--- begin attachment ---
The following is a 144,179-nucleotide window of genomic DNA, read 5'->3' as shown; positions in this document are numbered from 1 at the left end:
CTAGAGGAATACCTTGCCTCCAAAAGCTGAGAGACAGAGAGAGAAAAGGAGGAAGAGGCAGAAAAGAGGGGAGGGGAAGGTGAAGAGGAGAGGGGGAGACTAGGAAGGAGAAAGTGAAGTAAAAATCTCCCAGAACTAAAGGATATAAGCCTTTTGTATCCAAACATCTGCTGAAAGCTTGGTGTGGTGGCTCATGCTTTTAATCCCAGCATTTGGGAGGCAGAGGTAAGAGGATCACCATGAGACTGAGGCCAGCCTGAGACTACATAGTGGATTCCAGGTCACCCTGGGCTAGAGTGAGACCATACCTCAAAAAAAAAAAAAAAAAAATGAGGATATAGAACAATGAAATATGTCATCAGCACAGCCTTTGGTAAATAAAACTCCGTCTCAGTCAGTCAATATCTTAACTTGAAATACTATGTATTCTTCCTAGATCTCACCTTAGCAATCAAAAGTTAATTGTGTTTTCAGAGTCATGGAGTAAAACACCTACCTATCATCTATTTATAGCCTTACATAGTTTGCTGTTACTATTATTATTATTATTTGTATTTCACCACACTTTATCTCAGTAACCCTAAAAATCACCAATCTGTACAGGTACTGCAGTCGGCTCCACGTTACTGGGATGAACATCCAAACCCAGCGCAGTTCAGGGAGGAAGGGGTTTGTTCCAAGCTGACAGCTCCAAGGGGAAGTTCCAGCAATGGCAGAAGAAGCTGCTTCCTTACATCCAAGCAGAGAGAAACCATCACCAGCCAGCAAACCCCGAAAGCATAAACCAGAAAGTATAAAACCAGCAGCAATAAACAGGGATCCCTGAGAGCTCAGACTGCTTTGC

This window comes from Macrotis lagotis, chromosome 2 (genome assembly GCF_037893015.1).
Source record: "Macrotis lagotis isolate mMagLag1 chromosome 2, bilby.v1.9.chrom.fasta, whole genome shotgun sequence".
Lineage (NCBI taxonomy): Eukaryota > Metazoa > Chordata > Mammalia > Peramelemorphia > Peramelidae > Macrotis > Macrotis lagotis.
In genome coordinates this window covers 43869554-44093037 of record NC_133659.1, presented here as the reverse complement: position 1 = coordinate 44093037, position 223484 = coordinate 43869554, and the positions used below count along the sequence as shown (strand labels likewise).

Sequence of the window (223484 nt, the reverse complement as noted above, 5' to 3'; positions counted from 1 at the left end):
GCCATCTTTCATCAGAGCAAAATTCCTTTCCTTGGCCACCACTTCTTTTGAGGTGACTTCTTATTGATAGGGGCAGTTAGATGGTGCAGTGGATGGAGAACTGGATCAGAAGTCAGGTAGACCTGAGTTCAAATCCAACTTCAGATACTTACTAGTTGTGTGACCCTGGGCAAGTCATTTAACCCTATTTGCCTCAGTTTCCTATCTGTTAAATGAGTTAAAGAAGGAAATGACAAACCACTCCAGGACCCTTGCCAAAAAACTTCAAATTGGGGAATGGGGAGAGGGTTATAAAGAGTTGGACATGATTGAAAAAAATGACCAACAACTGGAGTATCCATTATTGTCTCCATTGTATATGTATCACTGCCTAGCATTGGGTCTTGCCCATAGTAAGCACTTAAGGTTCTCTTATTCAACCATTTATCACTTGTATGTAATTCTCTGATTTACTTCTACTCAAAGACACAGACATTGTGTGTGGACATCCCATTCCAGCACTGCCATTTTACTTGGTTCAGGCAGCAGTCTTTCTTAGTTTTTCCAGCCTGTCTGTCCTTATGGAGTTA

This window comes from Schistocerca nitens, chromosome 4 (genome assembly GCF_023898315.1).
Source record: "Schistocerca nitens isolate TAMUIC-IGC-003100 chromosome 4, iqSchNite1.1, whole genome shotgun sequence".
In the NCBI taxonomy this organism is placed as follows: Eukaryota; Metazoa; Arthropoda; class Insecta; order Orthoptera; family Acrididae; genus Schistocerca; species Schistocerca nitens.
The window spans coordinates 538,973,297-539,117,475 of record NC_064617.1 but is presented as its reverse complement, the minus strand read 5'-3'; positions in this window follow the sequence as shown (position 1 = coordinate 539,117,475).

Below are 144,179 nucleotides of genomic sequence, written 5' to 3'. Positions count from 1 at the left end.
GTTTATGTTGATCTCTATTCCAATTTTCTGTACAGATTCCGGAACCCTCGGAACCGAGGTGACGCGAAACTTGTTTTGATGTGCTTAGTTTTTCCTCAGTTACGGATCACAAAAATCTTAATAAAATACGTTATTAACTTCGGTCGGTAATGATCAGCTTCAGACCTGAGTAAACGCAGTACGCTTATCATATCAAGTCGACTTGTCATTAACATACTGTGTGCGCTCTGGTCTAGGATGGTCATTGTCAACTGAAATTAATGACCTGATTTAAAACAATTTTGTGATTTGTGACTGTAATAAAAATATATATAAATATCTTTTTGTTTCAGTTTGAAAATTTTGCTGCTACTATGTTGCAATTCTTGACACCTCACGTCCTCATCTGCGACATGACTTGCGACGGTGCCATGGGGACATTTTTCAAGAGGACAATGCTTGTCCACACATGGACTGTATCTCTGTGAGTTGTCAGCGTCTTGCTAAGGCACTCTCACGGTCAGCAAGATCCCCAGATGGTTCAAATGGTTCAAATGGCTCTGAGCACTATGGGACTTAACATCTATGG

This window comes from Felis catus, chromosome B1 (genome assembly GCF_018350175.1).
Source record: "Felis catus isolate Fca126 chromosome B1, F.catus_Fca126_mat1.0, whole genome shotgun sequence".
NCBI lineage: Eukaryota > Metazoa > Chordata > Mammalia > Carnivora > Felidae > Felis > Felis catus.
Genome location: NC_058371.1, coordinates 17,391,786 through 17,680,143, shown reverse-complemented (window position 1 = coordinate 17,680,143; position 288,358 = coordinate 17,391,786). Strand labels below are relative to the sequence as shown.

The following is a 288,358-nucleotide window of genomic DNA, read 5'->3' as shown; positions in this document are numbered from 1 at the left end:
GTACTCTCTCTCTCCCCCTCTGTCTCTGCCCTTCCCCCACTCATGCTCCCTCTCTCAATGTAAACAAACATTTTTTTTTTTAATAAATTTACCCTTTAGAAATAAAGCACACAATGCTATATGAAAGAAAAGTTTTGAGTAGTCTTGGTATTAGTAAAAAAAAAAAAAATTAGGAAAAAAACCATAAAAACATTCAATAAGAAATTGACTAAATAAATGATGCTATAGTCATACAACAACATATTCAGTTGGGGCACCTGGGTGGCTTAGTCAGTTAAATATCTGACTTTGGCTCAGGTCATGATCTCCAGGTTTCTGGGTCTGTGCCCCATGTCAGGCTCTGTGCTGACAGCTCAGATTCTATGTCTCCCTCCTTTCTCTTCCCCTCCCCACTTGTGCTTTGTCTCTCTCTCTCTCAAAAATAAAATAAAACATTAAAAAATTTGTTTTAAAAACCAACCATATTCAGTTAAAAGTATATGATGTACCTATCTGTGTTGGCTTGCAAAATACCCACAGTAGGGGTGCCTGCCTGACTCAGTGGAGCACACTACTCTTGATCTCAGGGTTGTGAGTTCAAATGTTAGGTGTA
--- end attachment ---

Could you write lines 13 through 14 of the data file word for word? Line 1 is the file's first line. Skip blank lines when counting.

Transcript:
Below are 144,179 nucleotides of genomic sequence, written 5' to 3'. Positions count from 1 at the left end.
GTTTATGTTGATCTCTATTCCAATTTTCTGTACAGATTCCGGAACCCTCGGAACCGAGGTGACGCGAAACTTGTTTTGATGTGCTTAGTTTTTCCTCAGTTACGGATCACAAAAATCTTAATAAAATACGTTATTAACTTCGGTCGGTAATGATCAGCTTCAGACCTGAGTAAACGCAGTACGCTTATCATATCAAGTCGACTTGTCATTAACATACTGTGTGCGCTCTGGTCTAGGATGGTCATTGTCAACTGAAATTAATGACCTGATTTAAAACAATTTTGTGATTTGTGACTGTAATAAAAATATATATAAATATCTTTTTGTTTCAGTTTGAAAATTTTGCTGCTACTATGTTGCAATTCTTGACACCTCACGTCCTCATCTGCGACATGACTTGCGACGGTGCCATGGGGACATTTTTCAAGAGGACAATGCTTGTCCACACATGGACTGTATCTCTGTGAGTTGTCAGCGTCTTGCTAAGGCACTCTCACGGTCAGCAAGATCCCCAGATGGTTCAAATGGTTCAAATGGCTCTGAGCACTATGGGACTTAACATCTATGG